Hydrocolloids preventing fruit from shrinkage while drying
- How does it work?
- What can it be used for?
- What can it not be used for?
- Related Facilities
- Further Information
|Key words||Fruit, shrinkage, drying, hydrocolloid.|
How does it work?
|Primary objective||Prevention of fruit shrinkage during fluidized bed drying.|
|Working principle|| Edible composite packaging materials, mainly consisting of polysaccharides, proteins, lipids or resins are supplemented with hydrocolloids (e.g. guar gum, pectin, carboxymethyl cellulose, gum acacia, pectin, sodium alginate and other polysaccharides). In general, hydrocolloids are used to affect the functional properties of food, especially its structure and texture. The important property of hydrocolloids in foods is the binding of water. Bound water slows down its evaporation and shape shrinkage.
The hydrocolloids are used because of their emulsifying, jellifying, stabilizing, and film-forming ability. They create the new film on the food that has an effect on slower drying rate of original food product. Their functional properties, complementary to that of the edible film’s components, are used to form or modify specific film characteristics and coatings. Usually a combination of lipid compounds and hydrocolloid-based structural matrices is used; where the hydrocolloids take effect on the strength and structural integrity of the film (higher viscosity lowers the mass transfer around new film and lowers also the drying rate of the original food). Addition of hydrocolloids effects in strengthening the extensibility support the energy to rupture the fruit leather (e.g. the drying rate can be lowered during first 2 hours of mango drying due to higher viscosity of the new film lowering the mass transfer.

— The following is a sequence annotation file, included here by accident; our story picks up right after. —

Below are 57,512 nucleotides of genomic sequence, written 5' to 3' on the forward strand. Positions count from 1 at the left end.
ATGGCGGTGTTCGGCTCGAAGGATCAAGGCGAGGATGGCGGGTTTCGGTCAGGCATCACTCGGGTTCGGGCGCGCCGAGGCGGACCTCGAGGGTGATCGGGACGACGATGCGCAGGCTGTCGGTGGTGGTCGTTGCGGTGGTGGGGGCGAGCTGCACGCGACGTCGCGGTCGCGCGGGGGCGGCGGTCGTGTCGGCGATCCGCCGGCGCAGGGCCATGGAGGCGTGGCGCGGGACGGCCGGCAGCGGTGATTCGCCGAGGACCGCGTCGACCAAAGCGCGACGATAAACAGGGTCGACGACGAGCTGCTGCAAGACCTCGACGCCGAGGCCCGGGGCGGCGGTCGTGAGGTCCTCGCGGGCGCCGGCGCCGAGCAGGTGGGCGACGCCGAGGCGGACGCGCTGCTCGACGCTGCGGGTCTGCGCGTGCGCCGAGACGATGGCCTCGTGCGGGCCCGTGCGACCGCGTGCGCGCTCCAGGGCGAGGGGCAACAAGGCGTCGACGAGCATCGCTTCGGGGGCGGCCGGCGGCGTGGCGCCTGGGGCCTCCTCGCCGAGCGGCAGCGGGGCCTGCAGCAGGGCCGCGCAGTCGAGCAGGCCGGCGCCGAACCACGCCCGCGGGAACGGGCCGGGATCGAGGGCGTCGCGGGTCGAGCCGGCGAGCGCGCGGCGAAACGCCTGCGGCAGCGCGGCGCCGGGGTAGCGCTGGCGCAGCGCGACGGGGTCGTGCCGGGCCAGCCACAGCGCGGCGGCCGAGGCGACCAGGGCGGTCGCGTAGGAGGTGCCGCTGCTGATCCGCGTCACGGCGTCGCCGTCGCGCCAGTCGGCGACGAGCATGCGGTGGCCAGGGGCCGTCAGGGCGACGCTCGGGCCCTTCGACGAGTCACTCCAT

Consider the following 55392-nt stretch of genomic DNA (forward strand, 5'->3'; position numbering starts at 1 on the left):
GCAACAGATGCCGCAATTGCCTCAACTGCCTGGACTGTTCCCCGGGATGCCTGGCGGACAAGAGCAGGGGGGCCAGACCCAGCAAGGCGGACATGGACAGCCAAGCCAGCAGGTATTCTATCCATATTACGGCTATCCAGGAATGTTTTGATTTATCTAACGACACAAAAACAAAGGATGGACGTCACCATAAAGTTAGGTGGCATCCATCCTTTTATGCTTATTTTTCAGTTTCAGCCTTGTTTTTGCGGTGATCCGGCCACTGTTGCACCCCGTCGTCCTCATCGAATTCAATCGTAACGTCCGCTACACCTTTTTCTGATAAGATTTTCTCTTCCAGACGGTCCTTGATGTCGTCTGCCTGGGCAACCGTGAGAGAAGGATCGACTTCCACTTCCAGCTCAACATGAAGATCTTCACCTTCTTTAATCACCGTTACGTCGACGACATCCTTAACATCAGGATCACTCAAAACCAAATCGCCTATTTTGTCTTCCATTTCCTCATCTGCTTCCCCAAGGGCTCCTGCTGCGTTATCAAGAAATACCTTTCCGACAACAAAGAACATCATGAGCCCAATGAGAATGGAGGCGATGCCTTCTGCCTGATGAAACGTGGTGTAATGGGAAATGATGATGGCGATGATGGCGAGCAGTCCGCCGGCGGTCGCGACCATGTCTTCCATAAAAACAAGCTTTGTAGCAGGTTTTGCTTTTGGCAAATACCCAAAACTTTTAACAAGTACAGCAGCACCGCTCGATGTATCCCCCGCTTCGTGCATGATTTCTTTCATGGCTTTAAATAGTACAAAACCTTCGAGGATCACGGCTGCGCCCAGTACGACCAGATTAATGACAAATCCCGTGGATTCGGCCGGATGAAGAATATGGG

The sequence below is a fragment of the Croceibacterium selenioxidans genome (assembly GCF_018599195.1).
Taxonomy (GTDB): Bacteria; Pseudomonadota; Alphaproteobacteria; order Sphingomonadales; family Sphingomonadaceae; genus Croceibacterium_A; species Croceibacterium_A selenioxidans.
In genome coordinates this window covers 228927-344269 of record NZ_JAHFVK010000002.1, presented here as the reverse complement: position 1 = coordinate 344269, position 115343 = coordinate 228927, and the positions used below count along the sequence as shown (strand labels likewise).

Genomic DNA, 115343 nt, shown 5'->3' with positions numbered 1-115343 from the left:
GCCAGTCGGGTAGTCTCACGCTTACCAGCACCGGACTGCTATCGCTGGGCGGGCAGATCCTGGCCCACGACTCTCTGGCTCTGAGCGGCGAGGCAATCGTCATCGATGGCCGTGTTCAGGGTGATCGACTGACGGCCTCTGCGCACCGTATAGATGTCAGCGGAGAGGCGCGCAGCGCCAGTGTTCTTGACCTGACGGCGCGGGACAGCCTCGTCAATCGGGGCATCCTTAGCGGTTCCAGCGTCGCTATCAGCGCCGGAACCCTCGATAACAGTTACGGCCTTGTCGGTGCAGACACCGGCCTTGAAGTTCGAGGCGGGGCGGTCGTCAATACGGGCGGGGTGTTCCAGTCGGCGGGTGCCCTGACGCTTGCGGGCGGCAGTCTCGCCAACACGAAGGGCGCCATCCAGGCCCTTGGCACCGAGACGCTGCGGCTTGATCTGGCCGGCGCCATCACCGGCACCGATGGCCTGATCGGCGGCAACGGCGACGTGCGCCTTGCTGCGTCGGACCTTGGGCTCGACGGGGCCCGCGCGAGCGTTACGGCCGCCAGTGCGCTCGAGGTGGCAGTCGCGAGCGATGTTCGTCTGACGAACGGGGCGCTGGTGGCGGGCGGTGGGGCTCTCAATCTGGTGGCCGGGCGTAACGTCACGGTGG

On the other side there are other aspects to be considered as well – methods of the heat transfer, not only the new film building. The quality of the drying process (which depends on the product characteristic and expected use) itself significantly depends on the drying conditions (air temperature level, air velocity, dew point temperature). Microwave and infrared drying methods showed better outcomes than convection method in terms of lesser shrinkage and lower product volume. Sequential infrared and freeze-drying was found to be suitable for crispy fruit pieces [1-6].